Today’s research post is about 14th century armor. In 1300, armor was mostly chain mail: by 1400, it had evolved to be mostly plate armor. How and when various warriors changed the style of their armor would depend upon where they lived and how affluent they were. My Blood Brothers series is set in 1375 so the armor worn by the knights and mercenaries in the story will be mixed.
We can look at the tomb of the Black Prince, which was made ca. 1386 for an idea of what was typical in that era. Edward the Woodstock, or the Black Prince, was the heir to the throne as son of Edward III – he died slightly before his father, though, in 1375 and was never king. (Edward III died in 1376.) An effigy of the Black Prince was cast of him arrayed for war – which had been his own request – and it remains at Canterbury cathedral, along with his gauntlets, shield and jupon. He was considered to be an admirable knight and a flower of chivalry. Although the effigy was created about ten years after his death, it is a precise replica of his armor – to the point that recently, it’s been concluded that an armorer was part of the team who created the effigy. (Here’s an article at the Smithsonian’s site about that.)
Most of the images I found online were copyrighted, so I’ll point you to this article at Atlas Obscura which has some good pictures. Hurry back. 🙂
You can see that Edward is wearing a mail collar (called an aventail) to protect his neck and shoulders, and there’s a glimpse of his mail hauberk beneath his surcoat from the side view. There would be a padded aketon beneath it. He wears a basinet of plate armor – his helm would go over this – and his gloves are reinforced with plate metal that covers the hands and wrists. These are called hour-glass latten gauntlets. Then there are more metal pieces to protect the fingers. (In the actual gloves, you can see the leather base where it survives.) His surcoat is embroidered with his insignia, quartered with the fleur-de-lis of the French crown and the three lions rampant of the Plantagenets. He wears plate armor greaves on his legs, sabatons on his feet and defences on his arms – and he has a moustache. 🙂 So, his armor is mostly plate, worn over the chain mail hauberk and with the addition of a mail aventail. The surcoat, which in the previous century fell to the knees and was called a tabard, is also shorter, falling just to the hip, and more fitted.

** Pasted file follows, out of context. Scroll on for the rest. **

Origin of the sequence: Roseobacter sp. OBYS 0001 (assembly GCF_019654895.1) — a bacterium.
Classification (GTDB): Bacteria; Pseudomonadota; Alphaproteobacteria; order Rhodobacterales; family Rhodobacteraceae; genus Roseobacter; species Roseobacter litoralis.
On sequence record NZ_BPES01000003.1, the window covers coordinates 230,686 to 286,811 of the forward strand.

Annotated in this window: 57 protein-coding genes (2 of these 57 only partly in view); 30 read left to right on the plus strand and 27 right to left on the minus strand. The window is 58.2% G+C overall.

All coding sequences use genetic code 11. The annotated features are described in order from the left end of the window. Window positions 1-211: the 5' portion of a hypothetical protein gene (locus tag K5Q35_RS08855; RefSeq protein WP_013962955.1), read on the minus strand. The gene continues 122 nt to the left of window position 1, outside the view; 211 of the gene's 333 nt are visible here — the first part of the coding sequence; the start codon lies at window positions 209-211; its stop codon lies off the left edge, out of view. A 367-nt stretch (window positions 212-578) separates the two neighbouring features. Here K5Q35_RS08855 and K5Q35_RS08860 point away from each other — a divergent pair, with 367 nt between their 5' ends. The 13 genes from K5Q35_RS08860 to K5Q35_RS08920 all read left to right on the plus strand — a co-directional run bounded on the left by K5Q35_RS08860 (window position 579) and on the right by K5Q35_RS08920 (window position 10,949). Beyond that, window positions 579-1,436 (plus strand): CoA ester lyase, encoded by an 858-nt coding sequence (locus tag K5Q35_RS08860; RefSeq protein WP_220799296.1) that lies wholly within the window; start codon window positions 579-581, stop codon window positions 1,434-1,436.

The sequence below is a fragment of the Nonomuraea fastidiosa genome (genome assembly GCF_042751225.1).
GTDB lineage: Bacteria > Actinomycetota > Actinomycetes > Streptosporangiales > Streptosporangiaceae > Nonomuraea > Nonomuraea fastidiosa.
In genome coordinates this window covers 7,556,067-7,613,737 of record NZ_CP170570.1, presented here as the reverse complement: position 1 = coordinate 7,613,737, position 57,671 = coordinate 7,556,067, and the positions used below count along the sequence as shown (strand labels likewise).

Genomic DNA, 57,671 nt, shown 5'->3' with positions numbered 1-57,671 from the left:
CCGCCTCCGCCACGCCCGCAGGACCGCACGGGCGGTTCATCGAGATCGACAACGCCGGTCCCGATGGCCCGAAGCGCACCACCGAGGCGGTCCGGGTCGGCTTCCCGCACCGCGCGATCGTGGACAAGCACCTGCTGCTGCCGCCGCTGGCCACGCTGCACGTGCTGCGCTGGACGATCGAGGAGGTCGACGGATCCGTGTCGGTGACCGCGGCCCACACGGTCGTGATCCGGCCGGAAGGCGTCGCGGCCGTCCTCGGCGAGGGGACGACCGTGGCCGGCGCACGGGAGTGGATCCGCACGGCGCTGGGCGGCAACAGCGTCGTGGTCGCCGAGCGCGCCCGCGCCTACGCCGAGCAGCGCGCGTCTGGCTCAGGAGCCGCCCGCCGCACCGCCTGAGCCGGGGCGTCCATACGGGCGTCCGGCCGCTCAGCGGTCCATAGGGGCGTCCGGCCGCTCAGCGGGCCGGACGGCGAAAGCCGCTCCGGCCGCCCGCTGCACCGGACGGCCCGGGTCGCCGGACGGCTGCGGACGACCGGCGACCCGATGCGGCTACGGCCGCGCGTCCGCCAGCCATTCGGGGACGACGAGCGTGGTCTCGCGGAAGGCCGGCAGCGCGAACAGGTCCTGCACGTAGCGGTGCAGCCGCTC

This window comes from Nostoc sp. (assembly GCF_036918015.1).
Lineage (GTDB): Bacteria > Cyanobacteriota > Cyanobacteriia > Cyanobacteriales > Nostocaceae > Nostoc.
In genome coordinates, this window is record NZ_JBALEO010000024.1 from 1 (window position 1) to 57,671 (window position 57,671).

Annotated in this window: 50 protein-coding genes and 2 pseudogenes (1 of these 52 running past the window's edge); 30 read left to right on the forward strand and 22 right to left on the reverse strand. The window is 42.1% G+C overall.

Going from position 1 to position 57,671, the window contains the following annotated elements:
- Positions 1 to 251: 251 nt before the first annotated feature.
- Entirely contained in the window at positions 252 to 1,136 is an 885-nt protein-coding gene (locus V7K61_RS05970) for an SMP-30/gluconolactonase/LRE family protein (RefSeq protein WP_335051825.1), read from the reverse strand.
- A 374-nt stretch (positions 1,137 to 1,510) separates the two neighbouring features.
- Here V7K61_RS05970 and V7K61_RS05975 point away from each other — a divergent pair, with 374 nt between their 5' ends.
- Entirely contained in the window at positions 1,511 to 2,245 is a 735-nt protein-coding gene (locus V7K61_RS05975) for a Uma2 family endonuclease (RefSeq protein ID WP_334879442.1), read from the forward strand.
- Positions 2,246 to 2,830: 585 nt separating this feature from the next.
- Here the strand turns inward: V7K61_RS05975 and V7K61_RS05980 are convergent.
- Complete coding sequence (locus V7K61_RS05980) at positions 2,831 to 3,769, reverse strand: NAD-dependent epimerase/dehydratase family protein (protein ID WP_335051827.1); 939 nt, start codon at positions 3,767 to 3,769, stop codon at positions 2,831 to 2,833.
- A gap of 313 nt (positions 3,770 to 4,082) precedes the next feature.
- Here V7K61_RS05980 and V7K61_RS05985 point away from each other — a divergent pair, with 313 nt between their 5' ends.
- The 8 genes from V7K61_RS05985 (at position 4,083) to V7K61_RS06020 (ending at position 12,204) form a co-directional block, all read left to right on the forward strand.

There is a British artist named Graham Turner who has doen many illustrations for books about armor. That link takes you to the website for his gallery, but you can also search for images by his name. There are many which show all of the elements of clothing and armor for a specific era.
Here’s one of a Knight and equipment c. 1350 (this site licenses images to users but I’ll just point you to it). It’s included in a wonderful little book called The Medieval Knight by Christopher Gravett. (That’s an Amazon link.) The book has a lot of illustrations done by Graham Turner and they’re wonderful. You can see the developments in 40 years by comparing that image to this one, Knight and equipment c. 1390 – actually, the original prints of both of these images were available at the gallery and are still displayed on that site, along with Knight and equipment c. 1310. That page is right here. Click on the image to see it larger.